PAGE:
Figure 13 – Copybara - “Silent connect” feature

Real-time keylogging

Once the user accepts the Accessibility Service popup during the installation phases, the malware can record every activity done by the user on the compromised device. The attacker can observe them in real time on the C2 panel. In particular, the TAs can observe:

  • The list of applications installed on the infected device;
  • Which application uses the user and every action performed on them;
  • Any text is written by the user.
Figure 14 – Realtime credential gathering
Figure 14 – Realtime credential gathering
Figure 15 – Realtime credential gathering from keylogger tag
Figure 15 – Realtime credential gathering from keylogger tag

Overlay attacks and SMS sniffer

Another way to steal the banking/crypto credentials is through the well-known overlay attack. In Figure 12, in addition to the “silent connect” button, TAs can use the “inject” button to show the overlay page to the infected device. Once TAs have received the list of the apps installed inside the victim device, they can upload the specific overlay page (composed of HTML, CSS, and Javascript code) to the “injections settings”, specifying the package name of the targeted app, as shown in Figure 16.

Figure 16 – Injections settings
Figure 16 – Injections settings

Furthermore, TAs can steal SMS messages using the “SMS RAT” capability, considering that some banks/crypto apps use the SMS as a 2FA method to send the OTP code during the login phase or to approve a transaction. When an attacker presses the “SMS RAT” button (1), on the infected device appears a popup or a setting page (depending on the Android version) that asks the user to change the default SMS manager app (2) with the malicious app (masqueraded behind the bank name/icon). In case of change, the TAs can receive all the SMS messages (3) and automatically hide them on the infected device.

Figure 17 – Injections settings
Figure 17 – Injections settings

Fake notifications

Another feature available inside the panel is the “Push Notification”, probably used to send to the infected devices fake push notifications that look like a bank notification to entice the user to open the bank's app in such a way that the malware can steal credentials. As shown in Figure 18, TAs can customise the fake push notification with a “title”, a “description”, the package name of the app, and an icon.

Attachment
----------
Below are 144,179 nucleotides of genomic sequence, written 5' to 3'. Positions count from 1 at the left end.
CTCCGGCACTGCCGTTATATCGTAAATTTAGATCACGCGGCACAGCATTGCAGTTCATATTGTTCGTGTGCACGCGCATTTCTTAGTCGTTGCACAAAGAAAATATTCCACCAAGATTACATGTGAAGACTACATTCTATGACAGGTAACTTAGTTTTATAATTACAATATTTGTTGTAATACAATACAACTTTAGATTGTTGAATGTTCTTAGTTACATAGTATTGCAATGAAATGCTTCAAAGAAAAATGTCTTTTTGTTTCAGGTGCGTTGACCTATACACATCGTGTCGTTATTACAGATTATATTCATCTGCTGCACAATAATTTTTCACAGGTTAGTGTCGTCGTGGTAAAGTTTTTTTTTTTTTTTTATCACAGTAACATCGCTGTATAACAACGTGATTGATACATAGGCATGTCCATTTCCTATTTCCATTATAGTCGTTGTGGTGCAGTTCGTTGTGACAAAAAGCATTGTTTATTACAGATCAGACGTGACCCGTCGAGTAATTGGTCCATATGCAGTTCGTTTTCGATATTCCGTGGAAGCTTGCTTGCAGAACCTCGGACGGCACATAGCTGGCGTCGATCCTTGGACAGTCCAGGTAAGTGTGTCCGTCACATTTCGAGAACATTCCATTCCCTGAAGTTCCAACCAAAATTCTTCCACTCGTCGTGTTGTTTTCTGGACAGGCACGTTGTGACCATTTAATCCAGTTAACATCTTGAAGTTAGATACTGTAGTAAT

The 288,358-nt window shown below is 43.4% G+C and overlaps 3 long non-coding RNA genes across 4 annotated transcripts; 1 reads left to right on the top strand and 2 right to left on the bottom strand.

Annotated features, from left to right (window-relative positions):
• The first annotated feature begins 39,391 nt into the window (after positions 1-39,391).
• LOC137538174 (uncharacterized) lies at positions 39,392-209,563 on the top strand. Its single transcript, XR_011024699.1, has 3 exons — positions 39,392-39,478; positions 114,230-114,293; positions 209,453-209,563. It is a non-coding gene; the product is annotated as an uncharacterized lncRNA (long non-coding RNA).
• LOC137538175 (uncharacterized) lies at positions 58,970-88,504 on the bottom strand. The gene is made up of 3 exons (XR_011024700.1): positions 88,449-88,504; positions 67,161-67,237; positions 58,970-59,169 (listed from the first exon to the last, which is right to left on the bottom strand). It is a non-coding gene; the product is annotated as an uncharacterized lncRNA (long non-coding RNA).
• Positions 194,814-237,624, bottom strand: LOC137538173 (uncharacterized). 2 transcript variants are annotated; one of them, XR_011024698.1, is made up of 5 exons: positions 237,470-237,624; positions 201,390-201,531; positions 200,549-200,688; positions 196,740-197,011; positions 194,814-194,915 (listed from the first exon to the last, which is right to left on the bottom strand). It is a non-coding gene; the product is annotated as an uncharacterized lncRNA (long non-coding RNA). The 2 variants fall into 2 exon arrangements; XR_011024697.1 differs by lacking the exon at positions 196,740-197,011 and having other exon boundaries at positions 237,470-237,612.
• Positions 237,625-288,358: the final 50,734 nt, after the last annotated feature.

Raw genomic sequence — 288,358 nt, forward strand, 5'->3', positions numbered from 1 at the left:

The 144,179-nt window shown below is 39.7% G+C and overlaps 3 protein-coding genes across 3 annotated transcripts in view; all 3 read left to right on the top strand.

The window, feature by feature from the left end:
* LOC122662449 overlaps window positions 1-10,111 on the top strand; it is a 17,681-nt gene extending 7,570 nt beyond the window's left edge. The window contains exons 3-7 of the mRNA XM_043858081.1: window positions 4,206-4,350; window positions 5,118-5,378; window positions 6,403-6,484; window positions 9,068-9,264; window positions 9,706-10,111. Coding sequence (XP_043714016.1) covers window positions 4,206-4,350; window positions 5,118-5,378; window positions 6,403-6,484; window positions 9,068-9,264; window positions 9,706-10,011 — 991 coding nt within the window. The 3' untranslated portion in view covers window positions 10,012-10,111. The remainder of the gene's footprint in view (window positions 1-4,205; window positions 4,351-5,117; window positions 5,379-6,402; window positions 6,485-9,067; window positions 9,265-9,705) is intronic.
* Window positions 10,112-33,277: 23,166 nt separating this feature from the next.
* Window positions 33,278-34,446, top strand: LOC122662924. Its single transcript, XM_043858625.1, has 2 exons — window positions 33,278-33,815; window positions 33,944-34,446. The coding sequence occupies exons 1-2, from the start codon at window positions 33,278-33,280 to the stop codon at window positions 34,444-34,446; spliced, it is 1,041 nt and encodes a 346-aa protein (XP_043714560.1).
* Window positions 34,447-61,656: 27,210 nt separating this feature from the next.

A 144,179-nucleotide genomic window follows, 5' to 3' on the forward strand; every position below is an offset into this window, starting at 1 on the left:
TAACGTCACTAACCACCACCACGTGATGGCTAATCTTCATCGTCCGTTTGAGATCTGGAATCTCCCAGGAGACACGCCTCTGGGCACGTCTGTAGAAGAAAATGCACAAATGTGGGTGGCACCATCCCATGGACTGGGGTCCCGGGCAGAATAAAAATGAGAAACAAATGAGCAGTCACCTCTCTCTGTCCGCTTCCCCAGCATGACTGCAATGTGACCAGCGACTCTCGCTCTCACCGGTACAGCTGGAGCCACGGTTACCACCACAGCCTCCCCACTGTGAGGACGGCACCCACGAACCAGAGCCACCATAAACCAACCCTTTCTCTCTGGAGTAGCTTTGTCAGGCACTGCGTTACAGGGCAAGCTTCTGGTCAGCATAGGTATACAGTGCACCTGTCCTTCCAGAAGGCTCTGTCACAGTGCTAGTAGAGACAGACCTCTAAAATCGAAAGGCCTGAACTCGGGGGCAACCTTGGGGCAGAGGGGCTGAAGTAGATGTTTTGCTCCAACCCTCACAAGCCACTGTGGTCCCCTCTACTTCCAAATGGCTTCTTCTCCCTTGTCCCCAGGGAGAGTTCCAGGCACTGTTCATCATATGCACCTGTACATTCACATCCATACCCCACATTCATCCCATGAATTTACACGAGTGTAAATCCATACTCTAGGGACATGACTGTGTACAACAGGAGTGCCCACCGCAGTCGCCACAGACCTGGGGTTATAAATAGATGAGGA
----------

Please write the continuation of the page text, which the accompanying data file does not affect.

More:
Figure 18 – Push notification
Figure 18 – Push notification

APK builder

TAs can access a specific section of the panel to create and customise malicious apps. As illustrated in Figure 19, TAs can select the names and package names for the app and specify the icon to be used. Based on past campaigns, Copybara TAs typically opt for names and icons resembling those of Italian and Spanish banks, often incorporating terms like “Token” and “Sicuro/Seguro”.

Within the panel, TAs can further customise the APK file by:

  • Implementing a specific Accessibility service popup to appear legitimate during the installation phases
  • Encrypting the APK to evade detection
  • Include “web injects” files to execute overlay attacks
Figure 19 – APK Builder
Figure 19 – APK Builder


The emergence of On-Device Fraud (ODF) represents a significant and evolving threat within the realm of banking fraud. Our investigation into a recent Copybara operation sheds light on the intricate tactics employed by TAs to compromise user devices and perpetrate fraudulent activities directly through familiar channels. Using remote control functionality embedded within modern Android banking trojans, such as Vultur, TeaBot, and SpyNote, perpetrators have effectively minimised detection by challenging traditional anti-fraud measures.

Stakeholders within the banking and cybersecurity sectors must recognise the gravity of ODF and its implications for financial institutions and end-users. By understanding the complexities of these attacks and remaining vigilant against emerging threats, organisations can proactively mitigate risks and safeguard against potential losses. Our findings underscore the necessity for continued collaboration, innovation, and adaptation in the ongoing fight against banking fraud.

Collectively, we can work towards a more secure digital ecosystem for all through ongoing vigilance, robust defences, and informed decision-making.

Appendix 1: list of IoCs

The following table will summarize the list of all the commands found on Oscorp during the technical analysis:

IoC Description
proceder-al-modulo[.]com Phishing panel
descargar-e-instalar[.]com Phishing panel
haga-clic-inicie-sesion[.]com Phishing panel
link-dati[.]com Phishing panel
nuova-app[.]com Phishing panel
nuova-app-token[.]com Phishing panel
enlace-datos[.]com Phishing panel
app-nuova[.]com Phishing panel
descarga-aqui[.]com Phishing panel
22483da70e998a316e9ac5b905b0fc9e Copybara APK
176.124.32[.]39 C2 panel